London's Pulse: Medical Officer of Health reports 1848-1972

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St Pancras 1904

[Report of the Medical Officer of Health for St. Pancras, London, Borough of]

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(10) Exclusion of foul air.—Any coal or other cellar shut off and ventilated
into the open air independently of the bakehouse.
(11) Exclusion of external dust and dirt.—Every opening so situated and so
devised as to be protected from dust and dirt blown or falling from the street.
No direct pavement, stallboard, or dwarf area ventilation into the bakehouse,
and any window, fanlight, or door in a front area, to be protected either by
hooded or winged sashes, or by a horizontal covering, or by a lean-to glass
roof, so placed as not to obstruct the entrance of light and air, but to intercept
any fallen or blown dust and dirt from the street, and any door to be automatically
self closing.
(12) Extraction of fumes, effluvia, &c.—By outlet ventilators into any disused
flues, a valve or door into the oven flue, and an extraction or upcast shaft in
the bulkhead or space over the oven, terminating at least eight feet above the
street level if situated in front of the premises.
(13) Generalty.—Compliance with the statutory requirements applicable to
all bakehouses.
At the end of the year 1903 there were 136 underground bakehouses in use.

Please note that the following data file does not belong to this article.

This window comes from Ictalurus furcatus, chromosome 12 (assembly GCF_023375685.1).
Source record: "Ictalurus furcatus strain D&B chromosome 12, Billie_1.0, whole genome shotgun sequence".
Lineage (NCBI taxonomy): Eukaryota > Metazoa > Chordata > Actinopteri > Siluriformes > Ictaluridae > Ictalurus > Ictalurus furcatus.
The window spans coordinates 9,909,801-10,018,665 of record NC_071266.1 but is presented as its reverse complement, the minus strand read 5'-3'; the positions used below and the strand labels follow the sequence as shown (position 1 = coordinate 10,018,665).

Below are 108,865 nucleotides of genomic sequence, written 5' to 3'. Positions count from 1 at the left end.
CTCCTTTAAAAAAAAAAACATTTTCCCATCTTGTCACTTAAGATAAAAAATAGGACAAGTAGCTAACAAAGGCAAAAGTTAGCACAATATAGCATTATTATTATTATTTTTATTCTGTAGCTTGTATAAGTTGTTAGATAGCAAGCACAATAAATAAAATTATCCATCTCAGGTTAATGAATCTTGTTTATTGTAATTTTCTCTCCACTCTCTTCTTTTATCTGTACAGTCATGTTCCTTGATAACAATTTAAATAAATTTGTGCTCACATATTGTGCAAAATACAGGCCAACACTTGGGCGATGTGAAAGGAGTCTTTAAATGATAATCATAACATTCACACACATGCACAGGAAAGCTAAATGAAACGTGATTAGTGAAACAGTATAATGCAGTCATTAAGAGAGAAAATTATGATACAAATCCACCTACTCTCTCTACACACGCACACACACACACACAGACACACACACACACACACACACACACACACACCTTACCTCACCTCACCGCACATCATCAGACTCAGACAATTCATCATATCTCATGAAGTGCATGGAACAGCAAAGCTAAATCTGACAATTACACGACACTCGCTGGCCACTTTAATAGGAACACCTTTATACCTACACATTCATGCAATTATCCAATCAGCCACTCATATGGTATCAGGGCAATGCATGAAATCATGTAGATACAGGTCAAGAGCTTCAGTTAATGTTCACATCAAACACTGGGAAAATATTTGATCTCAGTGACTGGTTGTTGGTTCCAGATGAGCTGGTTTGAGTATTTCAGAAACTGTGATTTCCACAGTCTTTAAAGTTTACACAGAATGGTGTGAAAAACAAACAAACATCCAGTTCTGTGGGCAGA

During 1904 certificates were granted to 93 of these, refused to 8, and still
under consideration in regard to 35. Of these bakehouses, 8 having ceased to
be used at the end of the year 1904, there were 128 still in use. During the
first quarter of 1905, in regard to the 35 remaining underground bakehouses,
25 certificates were granted and 10 refused. Of these 10 bakehouses, 6 are
upon the estates of the Foundling Hospital and the Skinners' Company, who
intend to cause the houses to be rebuilt at the end of the leases, which will
soon expire.
In the Appendix is a complete list of the bakehouses, showing which are
underground, what is baked in them, which have been certified, and which
refused certificates, or otherwise disused.
Plans of all the underground bakehouses were made as the first step in
dealing with them, and this caused some delay, but the delay was worth
incurring, as now that the plans have had shown upon them the alterations
that have been made, a complete account and plan is on record of every
underground bakehouse in St. Pancras at the time the certificate was granted.
It is interesting to note that six bakehouses in St. Pancras had two ovens in
different baking rooms forming part of the same premises.
Premises. Two Baking Rooms.
4, South Grove 1 Under ground—Certificate refused.
1 Level.
7, Willow Walk 1 Underground—Certificate refused.
1 Level.
24, Gower Place 1 Underground in Gower Street—Certificate
1 Underground in Gower Place—Certificate